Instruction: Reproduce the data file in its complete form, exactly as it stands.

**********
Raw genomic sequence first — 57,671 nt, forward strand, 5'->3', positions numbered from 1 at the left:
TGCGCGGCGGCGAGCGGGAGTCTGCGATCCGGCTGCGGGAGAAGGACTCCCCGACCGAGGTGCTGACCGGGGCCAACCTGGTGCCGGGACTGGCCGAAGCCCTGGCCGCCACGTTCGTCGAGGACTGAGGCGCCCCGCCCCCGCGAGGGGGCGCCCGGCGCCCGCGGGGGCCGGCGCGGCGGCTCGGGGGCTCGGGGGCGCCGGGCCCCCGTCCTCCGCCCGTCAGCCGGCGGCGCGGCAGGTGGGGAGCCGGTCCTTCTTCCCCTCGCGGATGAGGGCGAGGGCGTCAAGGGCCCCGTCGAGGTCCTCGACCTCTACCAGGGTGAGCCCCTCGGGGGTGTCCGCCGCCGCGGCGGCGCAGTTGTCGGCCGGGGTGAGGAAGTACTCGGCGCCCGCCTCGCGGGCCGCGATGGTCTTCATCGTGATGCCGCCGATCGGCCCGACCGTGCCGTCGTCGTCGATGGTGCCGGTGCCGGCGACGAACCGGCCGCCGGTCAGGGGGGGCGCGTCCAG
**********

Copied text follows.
Raw genomic sequence first — 57,671 nt, forward strand, 5'->3', positions numbered from 1 at the left:
TGCGCGGCGGCGAGCGGGAGTCTGCGATCCGGCTGCGGGAGAAGGACTCCCCGACCGAGGTGCTGACCGGGGCCAACCTGGTGCCGGGACTGGCCGAAGCCCTGGCCGCCACGTTCGTCGAGGACTGAGGCGCCCCGCCCCCGCGAGGGGGCGCCCGGCGCCCGCGGGGGCCGGCGCGGCGGCTCGGGGGCTCGGGGGCGCCGGGCCCCCGTCCTCCGCCCGTCAGCCGGCGGCGCGGCAGGTGGGGAGCCGGTCCTTCTTCCCCTCGCGGATGAGGGCGAGGGCGTCAAGGGCCCCGTCGAGGTCCTCGACCTCTACCAGGGTGAGCCCCTCGGGGGTGTCCGCCGCCGCGGCGGCGCAGTTGTCGGCCGGGGTGAGGAAGTACTCGGCGCCCGCCTCGCGGGCCGCGATGGTCTTCATCGTGATGCCGCCGATCGGCCCGACCGTGCCGTCGTCGTCGATGGTGCCGGTGCCGGCGACGAACCGGCCGCCGGTCAGGGGGGGCGCGTCCAG